Tuesday, January 24, 2012
127 Hours Review
Imagine being trapped in the middle of nowhere without a single solitary soul to call for aid. No one knows were you are and all you have for nourishment are a few protein bars and a modest size canteen of water. It is dark, lonely, and desolate. You try to stay calm, to tell yourself everything will be alright. That this is not how it is supposed to end. But the seeds of fear have taken root in your heart and you cannot escape the hideous notion that any hope is a lie and these are in fact your final moments on earth before the darkness falls.
Such is the dire predicament faced by the main character in 127 Hours. Directed by Danny Boyle, 127 Hours is based on the real life story of Aaron Ralston, a climber and canyoneer who nearly lost his life after what began as a fun weekened excursion exploring a nebulous sytem of canyons in Utah turned in to a deadly struggle for survival when a climbing miscalculation leads to an errant boulder pinning his arm to a rock wall, leaving the young outdoorsman literally caught between a rock and a hard place.
I really liked this movie a lot. James Franco does an excellent job portraying Ralston's exuberance and what I can probably only describe as a charmingly maniacal zeal for conquering the rigors of the wild. His casual fearlessness is put into harsh persective later in the film when the seriousness of his predicament forces him to come to grips with the extent that being driven by his passions has caused him to neglect the important people in his life.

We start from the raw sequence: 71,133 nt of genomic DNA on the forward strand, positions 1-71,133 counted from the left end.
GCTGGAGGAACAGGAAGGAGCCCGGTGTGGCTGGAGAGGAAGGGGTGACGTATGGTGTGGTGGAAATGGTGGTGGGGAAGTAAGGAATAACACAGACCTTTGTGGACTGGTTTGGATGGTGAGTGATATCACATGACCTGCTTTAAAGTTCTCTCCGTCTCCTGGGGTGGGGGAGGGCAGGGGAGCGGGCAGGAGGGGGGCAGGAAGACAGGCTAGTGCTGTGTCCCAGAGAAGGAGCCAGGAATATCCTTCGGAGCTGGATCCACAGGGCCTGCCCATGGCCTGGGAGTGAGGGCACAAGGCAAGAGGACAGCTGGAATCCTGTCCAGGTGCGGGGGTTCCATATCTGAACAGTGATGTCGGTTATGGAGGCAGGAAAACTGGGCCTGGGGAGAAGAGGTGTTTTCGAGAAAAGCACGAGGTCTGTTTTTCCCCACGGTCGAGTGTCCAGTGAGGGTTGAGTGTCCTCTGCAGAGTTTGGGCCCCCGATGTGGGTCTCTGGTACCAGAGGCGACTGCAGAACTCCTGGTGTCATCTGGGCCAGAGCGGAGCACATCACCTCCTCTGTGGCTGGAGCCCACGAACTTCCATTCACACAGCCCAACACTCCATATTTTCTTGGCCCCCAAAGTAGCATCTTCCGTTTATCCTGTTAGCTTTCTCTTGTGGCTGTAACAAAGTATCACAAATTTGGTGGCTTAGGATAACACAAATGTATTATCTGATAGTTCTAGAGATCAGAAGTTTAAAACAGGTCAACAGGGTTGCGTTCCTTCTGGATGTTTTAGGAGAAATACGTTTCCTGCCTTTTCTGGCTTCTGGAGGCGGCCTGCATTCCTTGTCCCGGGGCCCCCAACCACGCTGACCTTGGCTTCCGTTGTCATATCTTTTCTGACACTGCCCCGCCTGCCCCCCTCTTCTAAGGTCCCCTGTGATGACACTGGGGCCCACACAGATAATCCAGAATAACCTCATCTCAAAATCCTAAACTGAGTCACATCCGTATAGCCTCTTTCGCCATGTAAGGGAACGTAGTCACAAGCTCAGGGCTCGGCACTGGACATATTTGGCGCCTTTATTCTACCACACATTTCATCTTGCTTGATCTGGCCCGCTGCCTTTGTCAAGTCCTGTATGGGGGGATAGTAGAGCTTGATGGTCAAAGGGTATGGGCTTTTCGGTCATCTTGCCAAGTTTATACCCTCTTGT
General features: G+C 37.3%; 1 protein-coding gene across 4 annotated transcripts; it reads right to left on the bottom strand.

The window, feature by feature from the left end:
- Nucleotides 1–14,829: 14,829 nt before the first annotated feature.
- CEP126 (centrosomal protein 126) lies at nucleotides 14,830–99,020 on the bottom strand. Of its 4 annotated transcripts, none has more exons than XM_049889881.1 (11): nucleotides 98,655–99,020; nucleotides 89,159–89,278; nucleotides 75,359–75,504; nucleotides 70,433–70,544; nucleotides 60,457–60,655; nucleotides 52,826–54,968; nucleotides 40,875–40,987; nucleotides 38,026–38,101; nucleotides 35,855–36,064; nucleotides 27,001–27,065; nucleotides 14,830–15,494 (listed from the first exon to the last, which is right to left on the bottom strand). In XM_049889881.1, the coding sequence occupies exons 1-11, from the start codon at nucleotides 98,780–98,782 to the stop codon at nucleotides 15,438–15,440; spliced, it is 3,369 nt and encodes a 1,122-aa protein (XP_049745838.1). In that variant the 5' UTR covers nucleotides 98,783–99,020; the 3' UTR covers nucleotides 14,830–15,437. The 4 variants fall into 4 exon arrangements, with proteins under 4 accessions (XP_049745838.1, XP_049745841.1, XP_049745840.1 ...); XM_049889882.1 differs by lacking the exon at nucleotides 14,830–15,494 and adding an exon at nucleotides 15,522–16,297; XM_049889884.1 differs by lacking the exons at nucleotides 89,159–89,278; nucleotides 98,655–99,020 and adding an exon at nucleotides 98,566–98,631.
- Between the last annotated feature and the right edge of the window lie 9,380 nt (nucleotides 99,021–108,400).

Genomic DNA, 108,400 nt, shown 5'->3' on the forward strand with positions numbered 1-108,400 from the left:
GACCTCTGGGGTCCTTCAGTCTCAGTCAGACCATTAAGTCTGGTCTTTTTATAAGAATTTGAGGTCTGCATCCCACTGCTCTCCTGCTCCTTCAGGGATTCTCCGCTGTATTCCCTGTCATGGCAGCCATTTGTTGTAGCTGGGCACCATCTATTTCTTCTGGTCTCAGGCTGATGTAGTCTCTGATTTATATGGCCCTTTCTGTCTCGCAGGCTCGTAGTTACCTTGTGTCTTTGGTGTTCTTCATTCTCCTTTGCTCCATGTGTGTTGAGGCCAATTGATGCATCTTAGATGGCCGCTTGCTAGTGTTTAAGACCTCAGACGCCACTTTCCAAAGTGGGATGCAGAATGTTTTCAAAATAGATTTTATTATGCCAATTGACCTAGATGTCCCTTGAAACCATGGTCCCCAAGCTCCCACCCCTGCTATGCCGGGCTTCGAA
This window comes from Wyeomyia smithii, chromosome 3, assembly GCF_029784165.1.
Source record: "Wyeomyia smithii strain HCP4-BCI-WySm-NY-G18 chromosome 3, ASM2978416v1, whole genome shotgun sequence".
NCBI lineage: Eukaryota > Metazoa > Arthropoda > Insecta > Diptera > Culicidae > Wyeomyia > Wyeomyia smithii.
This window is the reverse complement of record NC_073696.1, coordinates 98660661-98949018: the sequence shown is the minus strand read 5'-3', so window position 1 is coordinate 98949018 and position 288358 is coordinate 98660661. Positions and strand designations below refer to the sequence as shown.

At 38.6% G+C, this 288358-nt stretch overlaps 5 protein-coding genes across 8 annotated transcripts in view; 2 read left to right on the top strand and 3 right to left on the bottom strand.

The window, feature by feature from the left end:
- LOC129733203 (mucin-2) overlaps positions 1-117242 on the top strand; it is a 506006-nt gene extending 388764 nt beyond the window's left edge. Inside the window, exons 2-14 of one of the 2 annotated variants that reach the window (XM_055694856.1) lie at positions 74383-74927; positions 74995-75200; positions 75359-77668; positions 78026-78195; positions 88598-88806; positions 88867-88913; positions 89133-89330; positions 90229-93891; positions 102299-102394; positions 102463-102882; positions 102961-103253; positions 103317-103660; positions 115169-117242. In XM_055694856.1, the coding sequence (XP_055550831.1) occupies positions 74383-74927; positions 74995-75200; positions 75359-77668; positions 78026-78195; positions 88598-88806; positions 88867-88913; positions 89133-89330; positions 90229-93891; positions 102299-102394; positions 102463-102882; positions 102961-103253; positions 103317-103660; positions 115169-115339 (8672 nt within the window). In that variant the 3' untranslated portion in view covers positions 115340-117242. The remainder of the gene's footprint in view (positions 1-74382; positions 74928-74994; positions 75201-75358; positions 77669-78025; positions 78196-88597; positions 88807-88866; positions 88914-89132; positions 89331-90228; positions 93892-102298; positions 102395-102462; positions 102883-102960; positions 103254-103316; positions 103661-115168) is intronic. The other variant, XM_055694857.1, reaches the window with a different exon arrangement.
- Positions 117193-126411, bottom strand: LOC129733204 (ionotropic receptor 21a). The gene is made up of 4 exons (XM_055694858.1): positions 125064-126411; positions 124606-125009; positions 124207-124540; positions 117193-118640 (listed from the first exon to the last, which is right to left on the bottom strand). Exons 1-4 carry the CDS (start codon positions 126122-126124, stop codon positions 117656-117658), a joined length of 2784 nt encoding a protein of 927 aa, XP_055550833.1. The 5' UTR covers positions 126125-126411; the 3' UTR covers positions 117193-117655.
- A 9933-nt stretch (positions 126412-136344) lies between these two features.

The filmaker's uncanny use of hallucinatory imagery to illustrate Aaron's struggle to overcome the madness that threatens to claim him as time drags on and he grows more and more desperate is striking and gives the movie a dreamlike, surrealist vibe. The tone is accentuated by Ralston's philisophical ruminations that the boulder had been waiting for him his whole life, ever since it was a burning meteorite flying in orbit millions of years ago. It is really great stuff.
It is a testament to the sheer ability of the talent involved in how they suceeded in crafting a suspensful and engrossing experience out of a story that basically just consists of a man trying to free himself from a boulder. What's more, the vibrant and kinetic way in which the movie is constructed, from the camera angles, to the editing, to the music is truly innovative and unique.
I really don't want to spoil the end, but if you heared it on the news when it happened in 2003, or watched the Dateline episode devoted Ralston's story, I am sure you are familiar with the extreme sacrifice he ultimately made to free himself. Rest assured it is definately not for the faint of heart or those who swoon at the sight of a little blood.
This is a wonderfully compelling story and has all the components of a great movie. Drama, action, suspense, capped off by ultimate triumph in the face of adversity.